Pressure over the human rights impacts of austerity measures is growing after the Council of Europe's Commissioner for Human Rights criticized European governments and international institutions for ignoring human rights when applying such policies. A Council of Europe issue paper, commissioned from the Center for Economic and Social Rights (CESR) and published yesterday by the Commissioner, assesses the severe consequences of fiscal austerity measures across the full range of human rights and sets out an agenda for European governments and international bodies to secure the human rights of all people in times of economic crisis.
"Many governments in Europe imposing austerity measures have forgotten about their human rights obligations, especially the social and economic rights of the most vulnerable, the need to ensure access to justice, and the right to equal treatment," said the Commissioner for Human Rights, Nils Muiznieks, upon the release of the publication, 'Safeguarding human rights in times of economic crisis' in Brussels on Wednesday. "Regrettably, international lenders have also neglected to incorporate human rights considerations into many of their assistance programmes."
Record levels of unemployment, especially among young people, a sharp rise in homelessness, eviction and foreclosure, and escalating levels of poverty and inequality across Europe are highlighted as some of the most alarming consequences of the crisis, compounded by the austerity measures imposed in its wake. The latter have typically included social spending cuts, regressive tax hikes, a weakening of labor protections and reduced pension provisions. Almost a quarter of the population of the EU 27 is now at risk of poverty or social exclusion, with already disadvantaged groups such as women, people with disabilities, older people and the Roma community bearing the brunt disproportionately.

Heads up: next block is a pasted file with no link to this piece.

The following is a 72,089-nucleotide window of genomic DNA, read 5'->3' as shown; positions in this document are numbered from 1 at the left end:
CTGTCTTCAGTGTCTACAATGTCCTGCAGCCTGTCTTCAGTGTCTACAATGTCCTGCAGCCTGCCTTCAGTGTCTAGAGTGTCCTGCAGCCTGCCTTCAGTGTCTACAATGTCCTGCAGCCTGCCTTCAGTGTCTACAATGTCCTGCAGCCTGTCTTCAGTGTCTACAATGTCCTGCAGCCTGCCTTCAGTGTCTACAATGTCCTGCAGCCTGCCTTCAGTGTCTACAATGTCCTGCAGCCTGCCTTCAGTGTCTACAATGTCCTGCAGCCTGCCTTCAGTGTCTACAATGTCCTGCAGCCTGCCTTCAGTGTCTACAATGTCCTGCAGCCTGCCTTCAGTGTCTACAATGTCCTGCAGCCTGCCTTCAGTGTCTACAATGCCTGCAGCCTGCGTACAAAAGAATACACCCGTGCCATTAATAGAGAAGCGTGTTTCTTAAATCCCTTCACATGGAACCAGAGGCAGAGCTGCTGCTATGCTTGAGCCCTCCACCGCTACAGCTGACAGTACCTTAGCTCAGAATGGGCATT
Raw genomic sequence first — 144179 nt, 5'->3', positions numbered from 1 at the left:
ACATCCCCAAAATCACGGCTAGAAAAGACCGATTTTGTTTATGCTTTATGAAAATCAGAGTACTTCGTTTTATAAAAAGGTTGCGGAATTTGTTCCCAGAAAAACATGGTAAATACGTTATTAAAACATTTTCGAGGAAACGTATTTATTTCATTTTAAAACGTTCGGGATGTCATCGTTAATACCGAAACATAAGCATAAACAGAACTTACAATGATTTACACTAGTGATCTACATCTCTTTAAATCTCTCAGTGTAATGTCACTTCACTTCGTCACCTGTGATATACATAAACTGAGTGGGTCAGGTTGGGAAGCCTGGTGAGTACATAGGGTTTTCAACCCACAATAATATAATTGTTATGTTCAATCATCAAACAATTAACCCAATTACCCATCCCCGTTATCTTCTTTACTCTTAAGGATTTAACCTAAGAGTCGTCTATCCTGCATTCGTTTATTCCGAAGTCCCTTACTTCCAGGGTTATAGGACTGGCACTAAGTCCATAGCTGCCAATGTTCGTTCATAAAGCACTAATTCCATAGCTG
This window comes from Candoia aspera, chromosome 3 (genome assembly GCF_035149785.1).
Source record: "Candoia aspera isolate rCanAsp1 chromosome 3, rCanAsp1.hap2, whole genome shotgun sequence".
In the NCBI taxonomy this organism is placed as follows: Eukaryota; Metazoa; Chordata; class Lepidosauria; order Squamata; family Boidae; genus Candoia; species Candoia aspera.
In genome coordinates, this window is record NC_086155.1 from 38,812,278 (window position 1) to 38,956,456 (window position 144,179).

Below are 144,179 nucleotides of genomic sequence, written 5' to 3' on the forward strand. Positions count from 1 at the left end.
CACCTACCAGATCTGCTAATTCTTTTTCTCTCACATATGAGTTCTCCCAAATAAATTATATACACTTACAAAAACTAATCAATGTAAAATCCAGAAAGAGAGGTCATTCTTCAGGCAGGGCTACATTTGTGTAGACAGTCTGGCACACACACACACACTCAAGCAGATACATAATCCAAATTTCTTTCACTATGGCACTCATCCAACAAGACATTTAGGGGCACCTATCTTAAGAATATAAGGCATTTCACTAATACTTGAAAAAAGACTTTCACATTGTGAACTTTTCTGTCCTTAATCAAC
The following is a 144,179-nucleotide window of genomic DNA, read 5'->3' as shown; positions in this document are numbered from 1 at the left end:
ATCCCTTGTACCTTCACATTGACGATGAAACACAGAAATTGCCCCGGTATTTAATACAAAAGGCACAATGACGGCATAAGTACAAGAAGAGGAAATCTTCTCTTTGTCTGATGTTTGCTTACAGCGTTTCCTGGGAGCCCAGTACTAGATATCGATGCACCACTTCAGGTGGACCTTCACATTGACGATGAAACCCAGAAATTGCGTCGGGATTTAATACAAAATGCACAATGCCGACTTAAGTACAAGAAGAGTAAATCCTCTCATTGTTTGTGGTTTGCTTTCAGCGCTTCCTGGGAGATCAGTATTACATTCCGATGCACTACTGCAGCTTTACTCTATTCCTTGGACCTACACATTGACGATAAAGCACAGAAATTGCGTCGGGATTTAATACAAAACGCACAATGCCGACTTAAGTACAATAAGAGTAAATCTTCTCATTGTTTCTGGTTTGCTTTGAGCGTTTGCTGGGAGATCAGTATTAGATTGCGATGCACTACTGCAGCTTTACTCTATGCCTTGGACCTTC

The paper outlines the human rights standards applicable to situations of economic crisis and surveys relevant cases where these have been invoked, whether in constitutional court challenges to austerity or cases brought under the Council of Europe's human rights treaties, including the European Convention on Human Rights and the European Social Charter. It proposes a twelve-point agenda for safeguarding human rights in situations of crisis, such as conducting systematic human rights and equality impact assessments before and after crisis-response policies are adopted, enssuring effective access to justice for those adversely affected and putting in place safeguards in relation to social protection, non-discrimination and decent work. The Commissioner also recommends more effective regulation of the financial sector and greater international cooperation to combat tax evasion, as a resource-generating alternative to austerity. He calls on the Troika (the European Union, the European Central Bank and the International Monetary Fund) to ensure that any loan or bail-out conditions do not constrain a country from fulfilling its human rights obligations.
Particular attention is given to the role National Human Rights Institutions (NHRIs) and equality bodies can play in monitoring and reviewing the design and implementation of crisis-response measures, facilitating participation and accountability, and raising public awareness about the human rights alternatives to austerity. NHRIs are ideally placed to advise governments on how human rights should be reflected in policy choices and resource allocations.
The paper adds the authoritative voice of Europe's senior human rights official to the growing body of skepticism over both the legal and economic rationale for austerity, and represents a timely advocacy tool for civil society groups working to protect human rights in the wake of the downturn.
"Unjust austerity measures have been imposed in Europe and across the globe with very little accountability for their drastic human rights consequences," said Ignacio Saiz, CESR's Executive Director. "The aim of this collaboration with the Commissioner is that his recommendations will spur broader efforts to hold governments, regional institutions and the IMF more answerable to their human rights obligations in future."
- 'Safeguarding Human Rights in Times of Economic Crisis,' Issue Paper published by the Commissioner for Human Rights of the Council of Europe, is available here.